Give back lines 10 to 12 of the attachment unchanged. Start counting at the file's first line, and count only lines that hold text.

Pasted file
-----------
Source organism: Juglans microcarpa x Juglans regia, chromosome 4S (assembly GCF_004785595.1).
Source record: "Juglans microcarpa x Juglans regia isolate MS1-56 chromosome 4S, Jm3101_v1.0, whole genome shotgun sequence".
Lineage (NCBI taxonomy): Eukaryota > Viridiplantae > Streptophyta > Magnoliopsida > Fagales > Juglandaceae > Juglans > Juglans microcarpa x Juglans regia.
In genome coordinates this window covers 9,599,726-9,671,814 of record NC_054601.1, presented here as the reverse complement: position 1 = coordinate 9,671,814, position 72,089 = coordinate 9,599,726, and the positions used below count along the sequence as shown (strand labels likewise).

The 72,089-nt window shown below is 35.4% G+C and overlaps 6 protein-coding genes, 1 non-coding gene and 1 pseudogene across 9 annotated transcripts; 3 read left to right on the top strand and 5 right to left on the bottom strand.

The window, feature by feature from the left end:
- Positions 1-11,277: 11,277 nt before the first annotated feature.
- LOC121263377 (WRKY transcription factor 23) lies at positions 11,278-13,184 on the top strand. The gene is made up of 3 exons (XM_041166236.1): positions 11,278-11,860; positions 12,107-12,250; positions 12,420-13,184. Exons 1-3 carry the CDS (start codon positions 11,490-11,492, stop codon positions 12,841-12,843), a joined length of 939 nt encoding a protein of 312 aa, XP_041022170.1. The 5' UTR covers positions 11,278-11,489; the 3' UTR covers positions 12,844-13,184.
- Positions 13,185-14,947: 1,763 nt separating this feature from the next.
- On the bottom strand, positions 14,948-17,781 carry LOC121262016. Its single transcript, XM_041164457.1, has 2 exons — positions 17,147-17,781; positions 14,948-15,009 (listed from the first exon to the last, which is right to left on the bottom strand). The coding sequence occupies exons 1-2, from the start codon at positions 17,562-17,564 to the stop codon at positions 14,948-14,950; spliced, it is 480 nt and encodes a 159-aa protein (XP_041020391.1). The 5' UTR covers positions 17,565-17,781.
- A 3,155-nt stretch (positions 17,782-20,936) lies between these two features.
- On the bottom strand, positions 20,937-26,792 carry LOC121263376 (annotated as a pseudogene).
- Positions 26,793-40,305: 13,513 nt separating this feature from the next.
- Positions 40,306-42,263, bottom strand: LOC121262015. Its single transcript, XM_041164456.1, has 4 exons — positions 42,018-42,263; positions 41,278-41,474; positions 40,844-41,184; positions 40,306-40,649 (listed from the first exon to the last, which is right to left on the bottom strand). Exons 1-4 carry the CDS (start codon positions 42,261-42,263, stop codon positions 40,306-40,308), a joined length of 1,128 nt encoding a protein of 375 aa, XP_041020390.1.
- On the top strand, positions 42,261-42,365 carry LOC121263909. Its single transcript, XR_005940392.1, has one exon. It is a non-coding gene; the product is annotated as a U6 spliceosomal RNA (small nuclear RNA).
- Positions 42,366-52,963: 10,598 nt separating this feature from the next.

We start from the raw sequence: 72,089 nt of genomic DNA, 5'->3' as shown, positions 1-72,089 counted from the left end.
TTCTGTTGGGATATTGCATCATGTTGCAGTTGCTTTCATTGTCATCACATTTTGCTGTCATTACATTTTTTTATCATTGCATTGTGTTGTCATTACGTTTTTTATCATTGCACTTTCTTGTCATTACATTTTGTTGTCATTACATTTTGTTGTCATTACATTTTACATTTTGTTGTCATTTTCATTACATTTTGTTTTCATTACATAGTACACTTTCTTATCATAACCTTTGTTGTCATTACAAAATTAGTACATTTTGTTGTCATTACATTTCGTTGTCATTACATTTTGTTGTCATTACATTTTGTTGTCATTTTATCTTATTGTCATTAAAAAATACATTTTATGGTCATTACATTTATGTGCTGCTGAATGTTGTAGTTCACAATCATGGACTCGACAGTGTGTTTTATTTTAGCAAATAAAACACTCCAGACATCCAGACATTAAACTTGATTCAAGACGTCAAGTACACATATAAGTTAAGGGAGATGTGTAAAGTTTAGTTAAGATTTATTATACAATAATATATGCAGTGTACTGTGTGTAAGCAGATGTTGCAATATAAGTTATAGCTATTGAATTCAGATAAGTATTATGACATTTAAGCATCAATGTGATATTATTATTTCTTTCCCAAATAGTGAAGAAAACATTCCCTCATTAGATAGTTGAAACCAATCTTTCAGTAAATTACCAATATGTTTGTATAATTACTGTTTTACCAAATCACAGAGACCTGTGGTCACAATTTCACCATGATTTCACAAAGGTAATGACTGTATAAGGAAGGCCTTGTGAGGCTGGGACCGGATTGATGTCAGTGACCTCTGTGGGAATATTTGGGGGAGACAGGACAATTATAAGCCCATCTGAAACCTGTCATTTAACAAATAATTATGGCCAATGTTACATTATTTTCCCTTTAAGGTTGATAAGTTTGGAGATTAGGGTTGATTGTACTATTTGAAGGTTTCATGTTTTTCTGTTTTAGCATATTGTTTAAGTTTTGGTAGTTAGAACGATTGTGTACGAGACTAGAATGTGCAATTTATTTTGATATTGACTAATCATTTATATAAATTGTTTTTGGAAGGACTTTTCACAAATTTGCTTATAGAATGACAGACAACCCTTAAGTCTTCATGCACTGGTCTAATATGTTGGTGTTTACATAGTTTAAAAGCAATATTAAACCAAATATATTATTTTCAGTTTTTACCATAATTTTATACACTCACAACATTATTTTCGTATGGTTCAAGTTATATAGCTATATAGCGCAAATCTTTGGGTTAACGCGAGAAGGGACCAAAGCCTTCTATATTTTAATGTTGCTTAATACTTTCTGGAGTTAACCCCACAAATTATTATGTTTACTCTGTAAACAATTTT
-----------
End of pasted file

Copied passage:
- On the bottom strand, positions 14,948-17,781 carry LOC121262016. Its single transcript, XM_041164457.1, has 2 exons — positions 17,147-17,781; positions 14,948-15,009 (listed from the first exon to the last, which is right to left on the bottom strand). The coding sequence occupies exons 1-2, from the start codon at positions 17,562-17,564 to the stop codon at positions 14,948-14,950; spliced, it is 480 nt and encodes a 159-aa protein (XP_041020391.1). The 5' UTR covers positions 17,565-17,781.
- A 3,155-nt stretch (positions 17,782-20,936) lies between these two features.
- On the bottom strand, positions 20,937-26,792 carry LOC121263376 (annotated as a pseudogene).